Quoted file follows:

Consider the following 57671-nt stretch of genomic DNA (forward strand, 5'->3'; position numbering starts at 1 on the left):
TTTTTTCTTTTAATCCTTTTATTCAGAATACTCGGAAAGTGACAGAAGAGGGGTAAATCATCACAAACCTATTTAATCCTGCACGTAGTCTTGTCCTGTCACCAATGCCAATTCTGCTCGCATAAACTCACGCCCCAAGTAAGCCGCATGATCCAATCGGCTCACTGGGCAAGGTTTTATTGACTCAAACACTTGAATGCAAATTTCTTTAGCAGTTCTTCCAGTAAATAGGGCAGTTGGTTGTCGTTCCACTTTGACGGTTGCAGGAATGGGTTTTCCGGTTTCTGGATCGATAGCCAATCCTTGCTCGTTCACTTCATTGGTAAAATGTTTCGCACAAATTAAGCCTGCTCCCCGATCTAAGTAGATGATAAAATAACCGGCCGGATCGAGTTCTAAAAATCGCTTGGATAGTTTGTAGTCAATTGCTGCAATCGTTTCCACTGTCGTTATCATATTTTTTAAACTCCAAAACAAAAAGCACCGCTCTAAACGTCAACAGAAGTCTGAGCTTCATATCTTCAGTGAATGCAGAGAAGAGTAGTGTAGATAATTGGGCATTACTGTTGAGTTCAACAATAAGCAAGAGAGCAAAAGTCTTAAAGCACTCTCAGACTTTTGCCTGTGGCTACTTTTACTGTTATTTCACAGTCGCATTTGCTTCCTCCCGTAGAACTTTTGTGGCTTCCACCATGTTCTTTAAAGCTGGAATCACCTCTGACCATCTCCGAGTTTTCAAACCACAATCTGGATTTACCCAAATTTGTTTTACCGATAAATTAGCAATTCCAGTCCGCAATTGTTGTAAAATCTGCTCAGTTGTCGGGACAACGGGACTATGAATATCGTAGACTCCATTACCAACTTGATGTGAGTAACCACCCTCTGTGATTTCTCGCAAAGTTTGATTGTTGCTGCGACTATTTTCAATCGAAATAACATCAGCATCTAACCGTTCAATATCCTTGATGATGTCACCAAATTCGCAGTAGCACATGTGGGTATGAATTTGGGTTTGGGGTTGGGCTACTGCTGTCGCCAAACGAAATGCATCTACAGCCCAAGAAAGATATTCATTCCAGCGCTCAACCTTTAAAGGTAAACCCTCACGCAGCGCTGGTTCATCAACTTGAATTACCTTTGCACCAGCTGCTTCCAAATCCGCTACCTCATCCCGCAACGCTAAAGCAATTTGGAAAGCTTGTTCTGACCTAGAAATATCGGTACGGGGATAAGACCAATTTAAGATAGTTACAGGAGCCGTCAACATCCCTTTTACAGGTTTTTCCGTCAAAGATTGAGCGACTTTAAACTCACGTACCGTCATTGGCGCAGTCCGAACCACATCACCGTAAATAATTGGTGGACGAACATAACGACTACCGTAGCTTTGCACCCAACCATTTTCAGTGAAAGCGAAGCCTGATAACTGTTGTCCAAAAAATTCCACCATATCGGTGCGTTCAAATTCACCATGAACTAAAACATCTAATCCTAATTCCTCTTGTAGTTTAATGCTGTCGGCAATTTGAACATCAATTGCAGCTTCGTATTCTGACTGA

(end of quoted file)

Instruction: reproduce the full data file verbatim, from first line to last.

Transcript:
Consider the following 57671-nt stretch of genomic DNA (forward strand, 5'->3'; position numbering starts at 1 on the left):
TTTTTTCTTTTAATCCTTTTATTCAGAATACTCGGAAAGTGACAGAAGAGGGGTAAATCATCACAAACCTATTTAATCCTGCACGTAGTCTTGTCCTGTCACCAATGCCAATTCTGCTCGCATAAACTCACGCCCCAAGTAAGCCGCATGATCCAATCGGCTCACTGGGCAAGGTTTTATTGACTCAAACACTTGAATGCAAATTTCTTTAGCAGTTCTTCCAGTAAATAGGGCAGTTGGTTGTCGTTCCACTTTGACGGTTGCAGGAATGGGTTTTCCGGTTTCTGGATCGATAGCCAATCCTTGCTCGTTCACTTCATTGGTAAAATGTTTCGCACAAATTAAGCCTGCTCCCCGATCTAAGTAGATGATAAAATAACCGGCCGGATCGAGTTCTAAAAATCGCTTGGATAGTTTGTAGTCAATTGCTGCAATCGTTTCCACTGTCGTTATCATATTTTTTAAACTCCAAAACAAAAAGCACCGCTCTAAACGTCAACAGAAGTCTGAGCTTCATATCTTCAGTGAATGCAGAGAAGAGTAGTGTAGATAATTGGGCATTACTGTTGAGTTCAACAATAAGCAAGAGAGCAAAAGTCTTAAAGCACTCTCAGACTTTTGCCTGTGGCTACTTTTACTGTTATTTCACAGTCGCATTTGCTTCCTCCCGTAGAACTTTTGTGGCTTCCACCATGTTCTTTAAAGCTGGAATCACCTCTGACCATCTCCGAGTTTTCAAACCACAATCTGGATTTACCCAAATTTGTTTTACCGATAAATTAGCAATTCCAGTCCGCAATTGTTGTAAAATCTGCTCAGTTGTCGGGACAACGGGACTATGAATATCGTAGACTCCATTACCAACTTGATGTGAGTAACCACCCTCTGTGATTTCTCGCAAAGTTTGATTGTTGCTGCGACTATTTTCAATCGAAATAACATCAGCATCTAACCGTTCAATATCCTTGATGATGTCACCAAATTCGCAGTAGCACATGTGGGTATGAATTTGGGTTTGGGGTTGGGCTACTGCTGTCGCCAAACGAAATGCATCTACAGCCCAAGAAAGATATTCATTCCAGCGCTCAACCTTTAAAGGTAAACCCTCACGCAGCGCTGGTTCATCAACTTGAATTACCTTTGCACCAGCTGCTTCCAAATCCGCTACCTCATCCCGCAACGCTAAAGCAATTTGGAAAGCTTGTTCTGACCTAGAAATATCGGTACGGGGATAAGACCAATTTAAGATAGTTACAGGAGCCGTCAACATCCCTTTTACAGGTTTTTCCGTCAAAGATTGAGCGACTTTAAACTCACGTACCGTCATTGGCGCAGTCCGAACCACATCACCGTAAATAATTGGTGGACGAACATAACGACTACCGTAGCTTTGCACCCAACCATTTTCAGTGAAAGCGAAGCCTGATAACTGTTGTCCAAAAAATTCCACCATATCGGTGCGTTCAAATTCACCATGAACTAAAACATCTAATCCTAATTCCTCTTGTAGTTTAATGCTGTCGGCAATTTGAACATCAATTGCAGCTTCGTATTCTGACTGA